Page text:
FORT MYERS, Fla. – The Boston Red Sox acquired Mike Carp from the Seattle Mariners on Wednesday, adding another potentially useful bat to their roster shortly before the start of exhibition games.

Seattle designated the 26-year-old Carp for assignment earlier this month, and the Mariners will receive a player to be named or cash from Boston. Carp can play first base and left field.

“It increases the competition,” Boston Manager John Farrell said.

“We’ve been able to add a talented player to camp here, someone that we’ve had conversations about throughout the course of the offseason. Finally he became available.”

Carp was drafted by the Mets in 2004 and was traded to Seattle in December 2008 in a deal that sent reliever J.J. Putz to New York.

Carp appeared in 173 games with Seattle from 2009-12, and batted .255 with 28 doubles and 18 homers. In 2011, Carp hit .276 with 12 homers in a career-high 79 games. His average dipped to .213 in 59 games last year. He was designated for assignment Feb. 12 to make room on the 40-man roster for pitcher Joe Saunders.

Boston made room for Carp on its 40-man roster by putting outfielder Ryan Kalish on the 60-day disabled list. Kalish is recovering from right shoulder surgery.

The Red Sox signed Jonny Gomes to play left field. Fellow newcomer Shane Victorino is expected to be in right with Jacoby Ellsbury in center.

Boston is hoping Mike Napoli can be its regular first baseman, but there are still roster spots available that Carp could fill. The Red Sox signed first baseman Lyle Overbay to a minor league contract, but his chance of making the team may be diminished with Carp’s arrival.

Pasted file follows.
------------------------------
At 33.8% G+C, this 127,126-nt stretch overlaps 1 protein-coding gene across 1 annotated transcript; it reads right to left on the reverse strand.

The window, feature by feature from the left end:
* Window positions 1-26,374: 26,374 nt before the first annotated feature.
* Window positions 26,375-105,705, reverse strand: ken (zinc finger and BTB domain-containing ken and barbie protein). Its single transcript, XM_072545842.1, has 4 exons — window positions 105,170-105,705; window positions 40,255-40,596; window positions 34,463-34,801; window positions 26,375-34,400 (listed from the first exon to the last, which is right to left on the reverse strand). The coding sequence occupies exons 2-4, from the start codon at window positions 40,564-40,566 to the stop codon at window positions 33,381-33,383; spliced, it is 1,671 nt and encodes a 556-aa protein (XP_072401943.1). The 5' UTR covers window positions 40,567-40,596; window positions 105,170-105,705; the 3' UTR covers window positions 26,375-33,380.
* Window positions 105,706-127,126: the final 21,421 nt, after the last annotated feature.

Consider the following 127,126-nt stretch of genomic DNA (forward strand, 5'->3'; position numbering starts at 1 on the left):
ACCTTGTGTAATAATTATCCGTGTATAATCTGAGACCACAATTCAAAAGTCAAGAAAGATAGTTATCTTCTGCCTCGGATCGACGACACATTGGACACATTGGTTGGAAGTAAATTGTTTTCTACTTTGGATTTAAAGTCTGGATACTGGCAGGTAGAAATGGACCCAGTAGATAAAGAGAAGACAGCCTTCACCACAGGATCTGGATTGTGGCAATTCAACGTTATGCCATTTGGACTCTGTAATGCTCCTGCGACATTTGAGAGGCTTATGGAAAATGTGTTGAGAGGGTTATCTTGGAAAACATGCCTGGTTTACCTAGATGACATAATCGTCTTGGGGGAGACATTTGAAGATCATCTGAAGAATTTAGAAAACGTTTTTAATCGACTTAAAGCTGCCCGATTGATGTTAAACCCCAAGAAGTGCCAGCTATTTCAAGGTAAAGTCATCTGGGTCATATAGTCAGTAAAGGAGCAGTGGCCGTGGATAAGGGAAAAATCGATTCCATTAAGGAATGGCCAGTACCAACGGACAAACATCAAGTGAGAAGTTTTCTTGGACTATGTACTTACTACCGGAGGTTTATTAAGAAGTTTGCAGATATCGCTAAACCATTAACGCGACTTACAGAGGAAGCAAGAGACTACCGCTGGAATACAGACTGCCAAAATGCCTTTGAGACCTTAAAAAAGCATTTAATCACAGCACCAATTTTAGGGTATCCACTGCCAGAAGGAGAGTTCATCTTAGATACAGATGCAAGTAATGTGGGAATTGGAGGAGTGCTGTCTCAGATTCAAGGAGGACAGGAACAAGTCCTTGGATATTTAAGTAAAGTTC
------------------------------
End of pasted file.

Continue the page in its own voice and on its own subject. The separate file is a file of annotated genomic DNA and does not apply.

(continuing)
“You bring guys in here to win games and to give options because you never know those unknowns. I think their biggest thing was playing outfield and first base,” Overbay said. “I knew all that coming into it, so it’s not that big of a surprise. I’ll just do what I can and see if I fit. That’s all I can do.”

NATIONALS: Pitcher Gio Gonzalez said he is still waiting to hear from Major League Baseball, which is conducting an investigation linking him and other players to the Biogenesis of America anti-aging clinic in Coral Gables, Fla.

Gonzalez has denied he ever received performance-enhancing drugs from the clinic. ESPN reported that Gonzalez was the only client named so far who had not received PEDs.

MARLINS: Giancarlo Stanton was hit in the back of the helmet during an intrasquad game by a fastball that got away from Jose Fernandez, the team’s top pitching prospect. Stanton remained on his feet but left the game and said the beaning affected his eyesight. Stanton said he didn’t expect to miss any playing time but further medical evaluation was planned.

YANKEES: Starter Phil Hughes is getting treatment for a bulging disk and will be on anti-inflammatory medication for four to five days. Hughes said that he’s getting better every day and isn’t concerned about the injury being a long-term problem.

DIAMONDBACKS: Joe Garagiola, the ballplayer-turned-announcer who was honored by the Hall of Fame for his on-air work, is ending his broadcast career after nearly six decades.

The 87-year-old Garagiola said that he’s retiring as a part-time television analyst for Arizona after 15 years.

Garagiola entertained audiences for 58 years with a sharp sense of humor and a seemingly endless list of stories. His personality transcended sports and landed him a pair of stints on the “Today” show and a slot as a guest host in Johnny Carson’s seat on “The Tonight Show.”